It was a bright idea and hue can’t argue with that.
Weston Park Museum is being turned into a riot of vivid colours and intense pigments as part of a six month long exhibition starting this week. Reds and yellows, greens and blues, and a shade called Perkin’s mauve - the world’s first ever synthetic dye, fact fans - will all be on show as part of Colour Coded.
“I’m pretty sure,” muses curator Kirstie Hamilton, “this is the only exhibition in the country where you can see a bright yellow pineapple-shaped ice bucket from the Sixties.”
She may be right. More on why that’s there later...
For now, Colour Coded is an explosion of more than 150 bright objects from across the world and down the ages - all taken from Sheffield’s private collection. The only criteria for inclusion in the show? “The items had to be completely vibrant,” says Kirstie. “And they had to have an interesting back story.”
Thus, we have stuffed North American birds which are almost psychedelic blue; yellow silk shoes from 18th century England (better than your average Vans); and a range of bold children’s cutlery designed by Sheffield’s own David Mellor. There’s a Victorian wedding dress in bright purple (or Perkin’s mauve, as was known), a seriously swish-looking 1930s Sheffield University jacket (royal blue) and a collection of pop art paintings so bright wearing sunglasses might be recommended.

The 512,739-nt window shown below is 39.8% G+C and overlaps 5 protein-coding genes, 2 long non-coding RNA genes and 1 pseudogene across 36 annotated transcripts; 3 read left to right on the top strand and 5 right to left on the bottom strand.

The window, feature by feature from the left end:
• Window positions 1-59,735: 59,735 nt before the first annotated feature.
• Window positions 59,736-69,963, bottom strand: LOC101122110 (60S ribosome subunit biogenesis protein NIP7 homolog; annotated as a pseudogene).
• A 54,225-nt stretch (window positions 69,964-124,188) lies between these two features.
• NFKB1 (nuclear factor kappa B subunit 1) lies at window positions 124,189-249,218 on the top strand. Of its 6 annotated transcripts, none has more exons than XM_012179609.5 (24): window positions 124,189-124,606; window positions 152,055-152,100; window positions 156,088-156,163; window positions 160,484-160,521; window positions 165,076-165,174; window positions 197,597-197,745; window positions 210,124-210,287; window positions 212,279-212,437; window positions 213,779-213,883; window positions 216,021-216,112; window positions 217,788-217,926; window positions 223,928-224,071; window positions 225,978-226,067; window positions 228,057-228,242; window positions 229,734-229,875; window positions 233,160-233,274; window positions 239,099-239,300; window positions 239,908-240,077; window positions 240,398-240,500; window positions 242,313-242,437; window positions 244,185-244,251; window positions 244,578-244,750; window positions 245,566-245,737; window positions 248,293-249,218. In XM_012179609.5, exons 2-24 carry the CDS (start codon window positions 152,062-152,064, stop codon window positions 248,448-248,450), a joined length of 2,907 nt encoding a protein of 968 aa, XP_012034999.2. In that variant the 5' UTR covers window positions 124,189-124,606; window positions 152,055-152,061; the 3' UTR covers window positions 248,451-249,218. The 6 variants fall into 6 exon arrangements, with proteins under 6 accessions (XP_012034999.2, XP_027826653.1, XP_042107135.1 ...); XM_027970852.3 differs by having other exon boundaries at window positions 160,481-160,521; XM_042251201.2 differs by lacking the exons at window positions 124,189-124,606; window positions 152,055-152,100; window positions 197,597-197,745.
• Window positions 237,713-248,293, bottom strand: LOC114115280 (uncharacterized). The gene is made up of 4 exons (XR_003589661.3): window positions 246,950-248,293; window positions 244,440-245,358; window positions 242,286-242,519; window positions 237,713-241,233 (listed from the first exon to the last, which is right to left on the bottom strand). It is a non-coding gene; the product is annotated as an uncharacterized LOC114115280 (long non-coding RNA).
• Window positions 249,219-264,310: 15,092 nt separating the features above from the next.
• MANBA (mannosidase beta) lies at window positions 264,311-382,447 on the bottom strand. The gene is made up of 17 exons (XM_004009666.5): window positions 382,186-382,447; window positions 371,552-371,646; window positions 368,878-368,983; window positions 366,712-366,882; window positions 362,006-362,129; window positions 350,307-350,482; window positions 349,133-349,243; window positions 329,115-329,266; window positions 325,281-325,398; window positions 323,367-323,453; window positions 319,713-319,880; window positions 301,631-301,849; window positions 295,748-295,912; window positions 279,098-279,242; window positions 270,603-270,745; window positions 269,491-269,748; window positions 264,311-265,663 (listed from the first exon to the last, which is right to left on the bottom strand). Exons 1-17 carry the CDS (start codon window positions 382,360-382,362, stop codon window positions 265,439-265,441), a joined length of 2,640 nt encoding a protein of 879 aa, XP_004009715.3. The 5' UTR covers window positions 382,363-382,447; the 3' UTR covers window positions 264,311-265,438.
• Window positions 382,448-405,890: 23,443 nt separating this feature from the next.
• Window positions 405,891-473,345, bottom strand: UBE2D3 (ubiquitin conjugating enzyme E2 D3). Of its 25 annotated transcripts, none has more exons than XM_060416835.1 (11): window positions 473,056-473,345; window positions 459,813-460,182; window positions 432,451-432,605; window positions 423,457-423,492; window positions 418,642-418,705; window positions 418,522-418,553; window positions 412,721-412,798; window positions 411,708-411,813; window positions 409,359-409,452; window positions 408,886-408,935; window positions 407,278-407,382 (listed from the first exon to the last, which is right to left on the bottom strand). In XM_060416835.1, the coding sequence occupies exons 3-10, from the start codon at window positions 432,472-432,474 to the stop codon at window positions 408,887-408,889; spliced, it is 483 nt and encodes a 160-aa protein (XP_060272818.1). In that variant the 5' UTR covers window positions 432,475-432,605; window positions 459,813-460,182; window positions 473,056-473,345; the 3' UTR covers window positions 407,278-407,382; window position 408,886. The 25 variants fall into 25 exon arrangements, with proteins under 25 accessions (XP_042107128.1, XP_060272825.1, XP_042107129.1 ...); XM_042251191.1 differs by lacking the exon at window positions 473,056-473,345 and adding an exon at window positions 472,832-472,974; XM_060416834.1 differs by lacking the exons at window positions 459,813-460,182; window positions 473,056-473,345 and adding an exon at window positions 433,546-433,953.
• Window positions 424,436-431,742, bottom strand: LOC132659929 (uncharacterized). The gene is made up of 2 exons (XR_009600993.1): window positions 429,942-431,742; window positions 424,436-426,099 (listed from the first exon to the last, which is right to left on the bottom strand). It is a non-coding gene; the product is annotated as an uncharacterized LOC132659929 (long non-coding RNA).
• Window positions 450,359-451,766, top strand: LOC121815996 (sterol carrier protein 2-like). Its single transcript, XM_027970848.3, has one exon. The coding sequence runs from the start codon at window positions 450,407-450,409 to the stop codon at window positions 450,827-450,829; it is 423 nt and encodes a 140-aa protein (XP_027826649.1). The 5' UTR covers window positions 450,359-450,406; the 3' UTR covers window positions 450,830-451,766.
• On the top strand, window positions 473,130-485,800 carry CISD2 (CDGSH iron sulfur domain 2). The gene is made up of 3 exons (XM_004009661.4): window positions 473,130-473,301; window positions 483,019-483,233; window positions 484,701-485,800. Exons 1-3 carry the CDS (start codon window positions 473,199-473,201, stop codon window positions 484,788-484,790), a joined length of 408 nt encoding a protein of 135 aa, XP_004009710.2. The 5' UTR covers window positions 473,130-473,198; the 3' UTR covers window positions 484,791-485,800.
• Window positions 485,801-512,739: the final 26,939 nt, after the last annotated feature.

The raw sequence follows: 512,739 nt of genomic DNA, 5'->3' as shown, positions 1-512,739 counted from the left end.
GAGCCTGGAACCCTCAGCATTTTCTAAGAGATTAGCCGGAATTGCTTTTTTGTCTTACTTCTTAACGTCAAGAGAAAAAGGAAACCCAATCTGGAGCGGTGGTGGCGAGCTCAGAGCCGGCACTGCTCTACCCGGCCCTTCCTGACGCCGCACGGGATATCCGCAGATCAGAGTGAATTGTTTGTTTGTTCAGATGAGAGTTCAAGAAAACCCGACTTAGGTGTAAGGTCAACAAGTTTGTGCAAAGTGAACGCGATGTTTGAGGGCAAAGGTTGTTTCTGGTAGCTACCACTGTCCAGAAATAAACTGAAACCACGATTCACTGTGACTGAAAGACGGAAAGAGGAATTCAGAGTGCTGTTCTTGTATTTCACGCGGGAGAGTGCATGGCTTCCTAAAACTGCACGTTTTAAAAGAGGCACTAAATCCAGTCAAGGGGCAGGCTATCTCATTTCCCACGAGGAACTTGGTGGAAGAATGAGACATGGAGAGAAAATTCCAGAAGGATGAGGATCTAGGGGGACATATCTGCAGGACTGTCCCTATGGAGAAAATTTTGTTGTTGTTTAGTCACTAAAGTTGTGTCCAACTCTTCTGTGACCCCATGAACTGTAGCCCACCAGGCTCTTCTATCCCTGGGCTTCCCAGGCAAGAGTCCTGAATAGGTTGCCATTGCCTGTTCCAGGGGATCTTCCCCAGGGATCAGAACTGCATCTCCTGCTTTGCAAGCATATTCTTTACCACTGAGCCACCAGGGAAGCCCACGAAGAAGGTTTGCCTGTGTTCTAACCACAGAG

Oh, and there’s also a right royal red Beefeater jacket which once belonged to Cyril Taylor of Killamarsh. He rose from the pits, via World War Two, to become chief Yeoman of the Queen’s Bodyguard, meaning he was the ceremonial soldier in charge of protecting both the monarch and the Tower of London. Elizabeth II’s official Christmas card from 1971 featured a picture of him sitting next to her.
His son Ronald Taylor donated the jacket - which is bright red because that was the colour chosen by Henry VII when the unit was formed - after Cyril passed away in 1984.
“It’s an amazing outfit,” says Kirstie. “But with something like that - as with a lot of the items in this exhibition - it doesn’t perhaps fit in naturally with other exhibitions so it hardly ever goes on show. This has given us a real chance to go through everything in Sheffield’s collection and display some of the lesser used items.”
Which includes that pineapple ice bucket. It’s colourful, alright.
“Why’s that here?” ponders Kirstie.
“Because it’s a fascinating piece of social history - it is an object which was of its time.
“And it’s also great to look at. We hope the whole exhibition will have a real cross-generation appeal.”
Colour Coded runs Saturday until January 26, 2014.